KHN Morning Briefing

Summaries of health policy coverage from major news organizations

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State Highlights: Maryland’s Debate Over Drug War; Ohio Pediatricians Face Tough Choice; GW’s ‘Tomb Of Unknown Cadavers’

New outlets report on health care developments in Maryland, Ohio, D.C., Pennsylvania and Connecticut.

The Washington Post: Maryland Lawmaker Calls For State To Exit Drug War, Focus On Treatment
Maryland Del. Dan K. Morhaim (D-Baltimore County) on Friday proposed four bills that would radically change the state’s approach to dealing with drug problems, in part by removing criminal penalties for low-level possession and adding emphasis on addiction treatment. One measure would create “safe spaces” for drug use, with facilities that provide sterile injection equipment, medical care and connections to social services. (Hicks, 2/5)

The Washington Post: At George Washington U. Medical School, A Tomb Of Unknown Cadavers
George Washington University has stopped accepting donated bodies at its medical school because it lost track of the identities of as many as 50 cadavers, making it impossible to return remains to families as promised. The university had operated a “willed body donor program” for people who opted to donate their bodies to the medical school. The school uses between 30 and 40 cadavers for classroom instruction each year, and the university maintains a list of hundreds who have arranged to donate their bodies. (Zauzmer and Layton, 2/6)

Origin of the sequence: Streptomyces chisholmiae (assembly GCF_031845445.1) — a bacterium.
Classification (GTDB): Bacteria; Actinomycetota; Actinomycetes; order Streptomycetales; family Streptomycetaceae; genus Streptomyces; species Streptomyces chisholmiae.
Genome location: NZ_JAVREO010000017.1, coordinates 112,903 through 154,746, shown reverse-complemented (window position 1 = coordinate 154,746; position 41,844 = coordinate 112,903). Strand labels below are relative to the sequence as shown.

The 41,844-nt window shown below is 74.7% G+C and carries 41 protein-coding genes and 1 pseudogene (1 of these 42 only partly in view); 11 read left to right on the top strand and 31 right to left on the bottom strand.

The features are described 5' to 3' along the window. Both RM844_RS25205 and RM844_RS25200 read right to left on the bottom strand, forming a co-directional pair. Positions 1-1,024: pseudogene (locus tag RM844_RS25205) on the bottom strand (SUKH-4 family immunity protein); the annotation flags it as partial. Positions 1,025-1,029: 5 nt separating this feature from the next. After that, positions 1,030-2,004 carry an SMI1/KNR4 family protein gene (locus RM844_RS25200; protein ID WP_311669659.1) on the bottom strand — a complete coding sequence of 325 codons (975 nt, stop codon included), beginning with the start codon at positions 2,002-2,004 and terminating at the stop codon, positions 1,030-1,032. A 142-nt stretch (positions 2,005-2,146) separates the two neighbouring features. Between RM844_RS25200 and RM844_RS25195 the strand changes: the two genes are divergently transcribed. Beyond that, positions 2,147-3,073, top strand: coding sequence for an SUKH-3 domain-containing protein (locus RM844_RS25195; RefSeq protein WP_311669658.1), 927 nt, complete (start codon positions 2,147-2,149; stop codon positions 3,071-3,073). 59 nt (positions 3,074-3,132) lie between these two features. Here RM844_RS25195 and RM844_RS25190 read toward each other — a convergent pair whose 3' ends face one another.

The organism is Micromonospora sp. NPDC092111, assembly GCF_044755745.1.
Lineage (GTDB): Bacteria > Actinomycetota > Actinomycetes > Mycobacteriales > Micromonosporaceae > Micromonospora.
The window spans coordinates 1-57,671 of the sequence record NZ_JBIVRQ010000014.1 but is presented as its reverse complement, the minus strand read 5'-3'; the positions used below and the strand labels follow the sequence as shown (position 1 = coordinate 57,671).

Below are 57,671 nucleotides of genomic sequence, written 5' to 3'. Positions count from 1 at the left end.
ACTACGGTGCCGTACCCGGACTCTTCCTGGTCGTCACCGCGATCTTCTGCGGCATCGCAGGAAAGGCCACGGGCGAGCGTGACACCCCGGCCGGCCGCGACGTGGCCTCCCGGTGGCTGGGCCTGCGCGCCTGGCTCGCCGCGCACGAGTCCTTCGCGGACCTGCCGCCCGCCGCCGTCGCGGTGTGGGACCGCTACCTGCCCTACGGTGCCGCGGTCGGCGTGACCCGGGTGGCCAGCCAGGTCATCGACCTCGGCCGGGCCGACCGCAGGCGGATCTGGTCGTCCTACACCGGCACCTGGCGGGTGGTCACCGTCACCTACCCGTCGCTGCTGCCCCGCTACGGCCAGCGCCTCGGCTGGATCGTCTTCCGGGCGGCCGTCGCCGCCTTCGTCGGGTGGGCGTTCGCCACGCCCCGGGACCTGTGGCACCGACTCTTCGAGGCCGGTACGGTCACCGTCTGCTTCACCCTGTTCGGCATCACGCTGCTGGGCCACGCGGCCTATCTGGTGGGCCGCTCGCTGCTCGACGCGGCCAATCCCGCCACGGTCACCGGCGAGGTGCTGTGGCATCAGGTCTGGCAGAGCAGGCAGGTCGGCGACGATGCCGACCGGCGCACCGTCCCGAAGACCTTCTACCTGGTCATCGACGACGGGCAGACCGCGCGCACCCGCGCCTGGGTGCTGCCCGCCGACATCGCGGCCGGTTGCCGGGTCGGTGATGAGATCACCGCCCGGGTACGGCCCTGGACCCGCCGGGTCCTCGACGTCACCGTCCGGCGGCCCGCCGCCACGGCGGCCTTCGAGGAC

Reuters: Fourth Patient Linked To Mold Outbreak At Pittsburgh Hospital Dies
A Pennsylvania man, who sued the University of Pittsburgh Medical Center over a deadly, mold-linked infection he and other organ transplant patients contracted at the facility, has died. UPMC on Sunday confirmed the death of Che DuVall, 70, and extended its sympathies to his family. DuVall, who had a lung transplant, is the fourth transplant patient at the hospital system who contracted infection and died. (2/7)

The Connecticut Mirror: Trying For A Breath Of Fresh Air In Treating Asthma
Asthma strikes Connecticut residents at higher rates than residents of the nation overall, affecting 11.3 percent of children and 9.2 percent of adults in the state. It led to nearly 1,000 hospitalizations among children and more than 3,100 among adults last fiscal year. And, although experts don’t know why, it’s becoming more common. Can Connecticut make headway in changing the course of the disease, making it something that patients can routinely control in the community rather than something that often brings people to the hospital in crisis? (Levin Becker, 2/8)

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